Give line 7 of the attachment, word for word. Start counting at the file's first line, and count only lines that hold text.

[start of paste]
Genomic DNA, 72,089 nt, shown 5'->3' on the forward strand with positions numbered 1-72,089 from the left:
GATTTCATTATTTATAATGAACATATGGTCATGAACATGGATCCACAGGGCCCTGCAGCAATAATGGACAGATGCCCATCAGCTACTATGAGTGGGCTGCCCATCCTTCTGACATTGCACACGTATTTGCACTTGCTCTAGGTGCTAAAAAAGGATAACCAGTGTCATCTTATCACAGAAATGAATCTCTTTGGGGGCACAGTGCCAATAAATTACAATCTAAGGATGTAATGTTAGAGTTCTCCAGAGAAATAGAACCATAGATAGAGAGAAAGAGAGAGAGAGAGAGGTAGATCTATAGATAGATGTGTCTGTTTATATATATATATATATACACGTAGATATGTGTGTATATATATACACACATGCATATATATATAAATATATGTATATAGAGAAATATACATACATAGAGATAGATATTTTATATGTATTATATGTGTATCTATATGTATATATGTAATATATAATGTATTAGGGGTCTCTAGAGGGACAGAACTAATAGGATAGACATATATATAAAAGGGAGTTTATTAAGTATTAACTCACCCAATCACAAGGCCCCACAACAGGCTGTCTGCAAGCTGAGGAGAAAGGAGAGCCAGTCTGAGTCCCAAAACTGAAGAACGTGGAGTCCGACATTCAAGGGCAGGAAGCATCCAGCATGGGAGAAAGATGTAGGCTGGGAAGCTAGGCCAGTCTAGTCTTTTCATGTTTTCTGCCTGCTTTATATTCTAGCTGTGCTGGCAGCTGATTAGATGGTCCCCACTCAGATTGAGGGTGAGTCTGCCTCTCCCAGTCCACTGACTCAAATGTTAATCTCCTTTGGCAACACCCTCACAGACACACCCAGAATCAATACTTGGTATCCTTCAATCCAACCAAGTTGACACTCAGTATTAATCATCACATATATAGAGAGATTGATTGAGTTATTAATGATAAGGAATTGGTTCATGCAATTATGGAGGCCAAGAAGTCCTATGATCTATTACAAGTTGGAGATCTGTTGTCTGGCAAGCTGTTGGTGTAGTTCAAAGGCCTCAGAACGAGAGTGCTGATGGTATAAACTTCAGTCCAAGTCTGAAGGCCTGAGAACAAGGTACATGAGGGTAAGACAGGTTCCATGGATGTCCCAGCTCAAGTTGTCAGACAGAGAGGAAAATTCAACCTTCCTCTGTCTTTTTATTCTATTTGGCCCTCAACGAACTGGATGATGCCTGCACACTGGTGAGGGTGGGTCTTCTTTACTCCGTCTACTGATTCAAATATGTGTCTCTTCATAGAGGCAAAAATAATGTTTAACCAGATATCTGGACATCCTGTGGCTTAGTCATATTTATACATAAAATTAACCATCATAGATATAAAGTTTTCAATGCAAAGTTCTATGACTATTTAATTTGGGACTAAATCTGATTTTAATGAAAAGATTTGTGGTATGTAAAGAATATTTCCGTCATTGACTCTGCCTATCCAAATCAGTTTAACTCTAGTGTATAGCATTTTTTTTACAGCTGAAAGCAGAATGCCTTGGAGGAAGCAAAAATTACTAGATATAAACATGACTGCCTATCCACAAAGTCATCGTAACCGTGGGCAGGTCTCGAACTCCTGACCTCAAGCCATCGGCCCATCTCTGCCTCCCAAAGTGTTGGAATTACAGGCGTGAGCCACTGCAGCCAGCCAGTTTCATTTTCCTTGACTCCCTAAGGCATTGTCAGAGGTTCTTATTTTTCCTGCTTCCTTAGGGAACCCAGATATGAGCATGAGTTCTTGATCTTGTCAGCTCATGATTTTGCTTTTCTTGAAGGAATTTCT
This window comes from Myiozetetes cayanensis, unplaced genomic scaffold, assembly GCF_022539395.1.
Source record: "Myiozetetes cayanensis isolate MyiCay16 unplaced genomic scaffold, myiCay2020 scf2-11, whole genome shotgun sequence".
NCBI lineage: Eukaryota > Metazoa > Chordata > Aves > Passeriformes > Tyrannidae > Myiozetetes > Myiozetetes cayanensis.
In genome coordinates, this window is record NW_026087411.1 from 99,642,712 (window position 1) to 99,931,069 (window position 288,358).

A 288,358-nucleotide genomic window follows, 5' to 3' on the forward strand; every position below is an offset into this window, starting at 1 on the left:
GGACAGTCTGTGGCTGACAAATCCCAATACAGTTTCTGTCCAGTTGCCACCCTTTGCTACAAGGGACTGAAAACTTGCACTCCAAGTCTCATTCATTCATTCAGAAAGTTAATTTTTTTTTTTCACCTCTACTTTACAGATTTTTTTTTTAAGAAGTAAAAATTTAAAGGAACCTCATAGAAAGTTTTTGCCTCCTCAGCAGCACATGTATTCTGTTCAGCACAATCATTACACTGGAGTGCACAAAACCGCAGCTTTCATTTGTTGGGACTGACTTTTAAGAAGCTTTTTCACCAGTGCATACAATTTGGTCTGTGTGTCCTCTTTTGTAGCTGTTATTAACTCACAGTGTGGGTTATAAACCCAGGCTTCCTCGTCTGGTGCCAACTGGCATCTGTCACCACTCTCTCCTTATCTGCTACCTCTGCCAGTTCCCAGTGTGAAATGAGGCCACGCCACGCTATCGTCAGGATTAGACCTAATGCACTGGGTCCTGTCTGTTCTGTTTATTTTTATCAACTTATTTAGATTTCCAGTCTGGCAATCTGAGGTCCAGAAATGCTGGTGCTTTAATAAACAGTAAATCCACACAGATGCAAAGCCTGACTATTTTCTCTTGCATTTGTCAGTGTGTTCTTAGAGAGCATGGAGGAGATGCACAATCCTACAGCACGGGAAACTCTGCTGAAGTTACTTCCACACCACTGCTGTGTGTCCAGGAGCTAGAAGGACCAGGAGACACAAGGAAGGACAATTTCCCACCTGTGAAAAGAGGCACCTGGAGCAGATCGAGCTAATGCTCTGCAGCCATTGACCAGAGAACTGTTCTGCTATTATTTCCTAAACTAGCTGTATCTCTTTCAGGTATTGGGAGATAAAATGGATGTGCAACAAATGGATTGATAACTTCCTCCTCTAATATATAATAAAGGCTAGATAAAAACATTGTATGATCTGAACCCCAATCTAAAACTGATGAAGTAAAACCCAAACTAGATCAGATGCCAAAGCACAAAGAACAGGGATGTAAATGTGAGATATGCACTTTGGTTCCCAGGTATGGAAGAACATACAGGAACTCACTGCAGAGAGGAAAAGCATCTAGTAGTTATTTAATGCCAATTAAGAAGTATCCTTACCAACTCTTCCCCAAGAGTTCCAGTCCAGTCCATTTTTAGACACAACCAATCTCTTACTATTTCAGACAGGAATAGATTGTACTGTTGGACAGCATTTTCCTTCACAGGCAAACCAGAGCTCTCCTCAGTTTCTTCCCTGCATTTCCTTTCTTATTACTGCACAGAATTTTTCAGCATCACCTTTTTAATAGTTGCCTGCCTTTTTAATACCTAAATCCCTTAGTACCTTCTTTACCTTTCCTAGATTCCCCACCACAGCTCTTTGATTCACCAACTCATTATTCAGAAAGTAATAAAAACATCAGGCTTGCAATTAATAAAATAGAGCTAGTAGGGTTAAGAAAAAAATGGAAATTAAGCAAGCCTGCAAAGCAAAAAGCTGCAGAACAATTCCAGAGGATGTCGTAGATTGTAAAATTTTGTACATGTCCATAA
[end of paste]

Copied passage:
A 288,358-nucleotide genomic window follows, 5' to 3' on the forward strand; every position below is an offset into this window, starting at 1 on the left: